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Discovery & Development Biosimilars, Analytical Science

Proving Biosimilarity

How did you get into (bio)analytical science?

At school I was always into medicine. I initially wanted to be a surgeon but had second thoughts. I knew I wanted to be involved in science though, and was extremely interested in microbiology, so I went to university to do a degree in Food Science and Microbiology. That was back in the late 1970s – at the start of the biotechnology industry and the use of microbial fermentation. At that point, I got sidetracked into analytical chemistry by a Masters in forensic science, before becoming very interested in analytics and doing a PhD at Aberdeen University in Protein Chemistry. Many years ago, a Bulgarian diplomat was killed with ricin from the castor oil plant. I worked with a similar toxin, a lectin from the kidney bean plant (which is not as potent as ricin); it was very interesting to isolate this toxin and look at its capabilities. I think it was this investigative nature of analytical chemistry that piqued my interest.

My PhD was actually spent between Aberdeen University and the Rowett Institute for Nutrition and Health, where they had one of the first gas phase sequencing instruments – a piece of kit that was revolutionizing protein sequencing at the time. Around the same time, Howard Morris, FRS (professor of biochemistry at Imperial College London) was setting up a company (M-Scan) to use mass spectrometry to sequence proteins – pioneering work. I joined Howard’s company in 1984, where we initially used an ionization technique called fast atom bombardment (FAB) to sequence a variety of proteins and glycoproteins from the new biotechnology industry. That was my first foray into applying analytical instrumentation to biotech problems.

Sounds like an exciting field...

It was! But actually, protein science was not very trendy at that point – everybody wanted to be a geneticist or molecular biologist. Up until that time – and even during that time – a lot of the scientific focus had been on genetics, working on constructs that could express proteins. It wasn’t until they’d succeeded in engineering and process development that they needed protein science to confirm that the product was the right one. To begin with, we were a small operation, about five or six people in the UK. But by 2010, we had four international sites operating with about 65 people. We had a reputation as the foremost protein and carbohydrate structural lab offering analytical services. At that stage, all four labs were acquired by SGS.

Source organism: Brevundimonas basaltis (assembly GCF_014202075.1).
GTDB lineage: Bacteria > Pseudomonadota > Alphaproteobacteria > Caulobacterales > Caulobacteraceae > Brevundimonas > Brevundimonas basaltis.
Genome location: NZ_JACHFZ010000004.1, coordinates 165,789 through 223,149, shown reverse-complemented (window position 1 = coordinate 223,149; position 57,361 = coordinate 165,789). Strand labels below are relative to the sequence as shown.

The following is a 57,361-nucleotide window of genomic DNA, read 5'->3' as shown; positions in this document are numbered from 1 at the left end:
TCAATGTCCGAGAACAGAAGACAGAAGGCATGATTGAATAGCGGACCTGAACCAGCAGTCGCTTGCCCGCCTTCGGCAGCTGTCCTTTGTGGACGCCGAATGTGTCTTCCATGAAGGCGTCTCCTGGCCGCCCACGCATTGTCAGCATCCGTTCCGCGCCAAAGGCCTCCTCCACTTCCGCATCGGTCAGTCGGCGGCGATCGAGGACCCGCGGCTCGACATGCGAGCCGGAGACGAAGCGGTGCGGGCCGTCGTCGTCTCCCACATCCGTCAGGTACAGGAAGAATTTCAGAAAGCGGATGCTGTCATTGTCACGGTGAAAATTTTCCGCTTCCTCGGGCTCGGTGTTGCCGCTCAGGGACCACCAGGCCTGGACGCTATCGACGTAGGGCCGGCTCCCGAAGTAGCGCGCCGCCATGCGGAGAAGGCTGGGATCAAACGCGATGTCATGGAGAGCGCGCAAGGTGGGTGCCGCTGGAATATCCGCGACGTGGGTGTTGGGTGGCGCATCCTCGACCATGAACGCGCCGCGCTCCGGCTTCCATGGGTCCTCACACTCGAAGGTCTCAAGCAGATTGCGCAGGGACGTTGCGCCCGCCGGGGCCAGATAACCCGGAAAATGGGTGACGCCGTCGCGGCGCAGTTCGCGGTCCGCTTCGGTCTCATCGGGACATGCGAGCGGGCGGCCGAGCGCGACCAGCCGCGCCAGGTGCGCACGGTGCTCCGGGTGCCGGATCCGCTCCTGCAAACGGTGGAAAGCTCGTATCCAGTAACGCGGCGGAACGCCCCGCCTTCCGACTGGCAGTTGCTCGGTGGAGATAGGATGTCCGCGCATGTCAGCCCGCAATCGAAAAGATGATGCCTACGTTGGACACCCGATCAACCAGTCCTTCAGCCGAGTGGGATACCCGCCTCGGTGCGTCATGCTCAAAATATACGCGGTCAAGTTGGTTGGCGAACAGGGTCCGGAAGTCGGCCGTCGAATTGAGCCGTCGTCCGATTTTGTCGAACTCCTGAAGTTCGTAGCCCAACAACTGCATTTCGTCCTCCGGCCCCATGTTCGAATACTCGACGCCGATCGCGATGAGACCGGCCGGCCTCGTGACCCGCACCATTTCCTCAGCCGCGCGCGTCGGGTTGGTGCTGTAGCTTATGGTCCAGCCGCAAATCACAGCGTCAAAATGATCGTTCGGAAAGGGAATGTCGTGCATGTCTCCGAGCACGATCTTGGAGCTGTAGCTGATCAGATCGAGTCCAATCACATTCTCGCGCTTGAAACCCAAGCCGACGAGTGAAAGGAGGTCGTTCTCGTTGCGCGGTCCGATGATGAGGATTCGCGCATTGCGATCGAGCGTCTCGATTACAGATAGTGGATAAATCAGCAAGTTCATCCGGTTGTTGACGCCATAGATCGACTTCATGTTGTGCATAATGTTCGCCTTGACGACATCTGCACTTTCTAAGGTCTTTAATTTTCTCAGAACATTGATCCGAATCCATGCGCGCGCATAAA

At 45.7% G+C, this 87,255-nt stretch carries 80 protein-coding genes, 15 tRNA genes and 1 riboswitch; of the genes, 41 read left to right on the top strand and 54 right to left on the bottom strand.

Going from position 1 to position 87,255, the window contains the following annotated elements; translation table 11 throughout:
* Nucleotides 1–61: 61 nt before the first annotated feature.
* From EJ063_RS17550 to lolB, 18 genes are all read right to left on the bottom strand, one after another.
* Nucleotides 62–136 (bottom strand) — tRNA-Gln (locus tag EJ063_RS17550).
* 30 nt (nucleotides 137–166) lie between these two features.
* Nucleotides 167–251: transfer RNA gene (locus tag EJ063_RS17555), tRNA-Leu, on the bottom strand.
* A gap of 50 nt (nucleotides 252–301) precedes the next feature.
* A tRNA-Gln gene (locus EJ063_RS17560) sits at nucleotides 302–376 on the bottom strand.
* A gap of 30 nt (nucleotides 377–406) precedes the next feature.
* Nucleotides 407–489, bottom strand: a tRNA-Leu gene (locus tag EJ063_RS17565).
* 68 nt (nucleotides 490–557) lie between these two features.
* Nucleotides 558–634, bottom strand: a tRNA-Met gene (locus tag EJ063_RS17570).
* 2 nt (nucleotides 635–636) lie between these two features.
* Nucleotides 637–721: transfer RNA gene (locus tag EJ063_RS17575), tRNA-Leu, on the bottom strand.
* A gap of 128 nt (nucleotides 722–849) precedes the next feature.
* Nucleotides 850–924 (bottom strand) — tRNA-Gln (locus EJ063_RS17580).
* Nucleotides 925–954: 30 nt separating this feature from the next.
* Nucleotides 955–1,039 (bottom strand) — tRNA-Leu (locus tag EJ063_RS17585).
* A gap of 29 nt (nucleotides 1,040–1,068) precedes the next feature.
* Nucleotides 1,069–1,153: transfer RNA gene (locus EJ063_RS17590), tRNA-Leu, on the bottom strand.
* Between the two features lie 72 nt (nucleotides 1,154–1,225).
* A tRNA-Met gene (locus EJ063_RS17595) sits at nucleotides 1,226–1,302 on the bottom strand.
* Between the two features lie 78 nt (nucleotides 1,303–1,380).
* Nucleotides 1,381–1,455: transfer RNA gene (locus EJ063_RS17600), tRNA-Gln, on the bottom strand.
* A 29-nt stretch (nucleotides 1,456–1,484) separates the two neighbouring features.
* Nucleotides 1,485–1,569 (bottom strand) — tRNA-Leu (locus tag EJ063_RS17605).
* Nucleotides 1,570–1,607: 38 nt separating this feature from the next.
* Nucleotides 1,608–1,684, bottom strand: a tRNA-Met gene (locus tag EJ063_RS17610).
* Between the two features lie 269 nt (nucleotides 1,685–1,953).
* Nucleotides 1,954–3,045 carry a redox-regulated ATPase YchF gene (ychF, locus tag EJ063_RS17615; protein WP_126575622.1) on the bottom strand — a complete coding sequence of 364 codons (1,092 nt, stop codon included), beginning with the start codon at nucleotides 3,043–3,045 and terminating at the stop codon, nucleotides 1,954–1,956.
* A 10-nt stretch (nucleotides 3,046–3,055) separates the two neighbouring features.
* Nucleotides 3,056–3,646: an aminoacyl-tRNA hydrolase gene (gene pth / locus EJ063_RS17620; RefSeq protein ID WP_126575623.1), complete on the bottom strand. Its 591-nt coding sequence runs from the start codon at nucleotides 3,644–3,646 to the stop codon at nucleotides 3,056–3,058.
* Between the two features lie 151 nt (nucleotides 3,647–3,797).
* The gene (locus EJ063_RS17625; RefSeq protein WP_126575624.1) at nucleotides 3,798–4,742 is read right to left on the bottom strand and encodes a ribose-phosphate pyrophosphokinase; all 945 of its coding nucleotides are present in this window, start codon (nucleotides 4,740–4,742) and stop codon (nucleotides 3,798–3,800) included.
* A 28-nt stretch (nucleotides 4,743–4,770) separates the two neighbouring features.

So biosimilar characterization was a natural progression...

Right. You can’t proceed onwards with either the FDA or EU pathway until you’ve shown biosimilarity at the analytical level. And the biosimilar boom has really driven analytical science to apply new techniques, as well as to use techniques that have been around for a while but perhaps needed updating. It’s fair to say that things have come on apace since the first biosimilar was given authorization in the EU in 2006! Seven or eight years ago, people didn’t think we would ever have biosimilar mAbs – the analytical and clinical challenge appeared too great. The EU now has over 20 biosimilar products, including monoclonal antibodies (mAbs). And we have about 100 different orthogonal techniques that we can use to look at the structure of a biosimilar in a comparative way.

Is staying at the cutting edge important to you?

Very much so. In the beginning, we were a very small, privately funded company; we had to keep driving forward so we could offer new techniques and capabilities to survive. And it wasn’t just about running the instrumentation – determining the analytical strategies and interpreting the data were also crucial to solving problems. It’s actually a considerable time since I wore a white coat in the lab, but with SGS I’m still focused on pushing forward our capabilities in the laboratories – ensuring that we keep introducing the most up-to-date, properly qualified and validated techniques.

What has kept you in the same company for so long?

The interest and excitement. The field has developed rapidly – driven by the challenges we were given by the biotechnology industry. When I first started, we were using a state-of-the-art high-field magnet mass spectrometer made by VG – now Waters – and the largest intact molecule it could look at was probably 6–7,000 Daltons. We had to drive forward both the instrumentation and the ionization techniques to be able to look at intact proteins at high sensitivity and perform MS/MS sequencing. We picked up electrospray very quickly along with MALDI-TOF and Q-TOF instrumentation. Biotechnology is a global industry and I have worked around the world, interacting with a lot of very bright scientists who were setting up companies, trying to exploit their research and bring it through into a commercial product.

Why do you think you’ve had such a successful journey?

Sheer bloody-mindedness! Everybody makes their own choices, and maybe I was lucky in that I chose something that I enjoy doing. I get intellectual stimulation from working with very bright people, and it’s scientifically rewarding to look at the new techniques that are coming through and to try and introduce them to the labs that I work with.

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About the Author
Fiona Greer

Fiona Greer is Life Sciences Global Director, Biopharma Services Development at SGS.

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